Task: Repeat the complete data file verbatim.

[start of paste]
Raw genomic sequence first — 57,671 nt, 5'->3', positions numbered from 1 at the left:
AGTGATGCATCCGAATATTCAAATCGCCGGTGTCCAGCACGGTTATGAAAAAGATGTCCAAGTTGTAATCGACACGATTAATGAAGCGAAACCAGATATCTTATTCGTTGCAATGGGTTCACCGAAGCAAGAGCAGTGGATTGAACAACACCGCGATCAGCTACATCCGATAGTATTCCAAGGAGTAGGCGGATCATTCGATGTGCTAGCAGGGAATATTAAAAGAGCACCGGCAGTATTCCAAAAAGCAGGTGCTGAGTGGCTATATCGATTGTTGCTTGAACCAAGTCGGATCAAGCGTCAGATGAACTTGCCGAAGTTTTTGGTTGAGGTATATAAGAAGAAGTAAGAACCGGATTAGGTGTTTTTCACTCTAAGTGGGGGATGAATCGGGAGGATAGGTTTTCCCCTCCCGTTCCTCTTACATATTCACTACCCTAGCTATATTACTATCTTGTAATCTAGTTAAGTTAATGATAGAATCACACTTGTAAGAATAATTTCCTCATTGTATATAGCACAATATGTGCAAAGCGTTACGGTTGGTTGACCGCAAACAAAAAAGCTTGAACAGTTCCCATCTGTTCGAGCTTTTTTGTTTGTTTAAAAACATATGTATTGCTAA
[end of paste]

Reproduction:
Raw genomic sequence first — 57,671 nt, 5'->3', positions numbered from 1 at the left:
AGTGATGCATCCGAATATTCAAATCGCCGGTGTCCAGCACGGTTATGAAAAAGATGTCCAAGTTGTAATCGACACGATTAATGAAGCGAAACCAGATATCTTATTCGTTGCAATGGGTTCACCGAAGCAAGAGCAGTGGATTGAACAACACCGCGATCAGCTACATCCGATAGTATTCCAAGGAGTAGGCGGATCATTCGATGTGCTAGCAGGGAATATTAAAAGAGCACCGGCAGTATTCCAAAAAGCAGGTGCTGAGTGGCTATATCGATTGTTGCTTGAACCAAGTCGGATCAAGCGTCAGATGAACTTGCCGAAGTTTTTGGTTGAGGTATATAAGAAGAAGTAAGAACCGGATTAGGTGTTTTTCACTCTAAGTGGGGGATGAATCGGGAGGATAGGTTTTCCCCTCCCGTTCCTCTTACATATTCACTACCCTAGCTATATTACTATCTTGTAATCTAGTTAAGTTAATGATAGAATCACACTTGTAAGAATAATTTCCTCATTGTATATAGCACAATATGTGCAAAGCGTTACGGTTGGTTGACCGCAAACAAAAAAGCTTGAACAGTTCCCATCTGTTCGAGCTTTTTTGTTTGTTTAAAAACATATGTATTGCTAA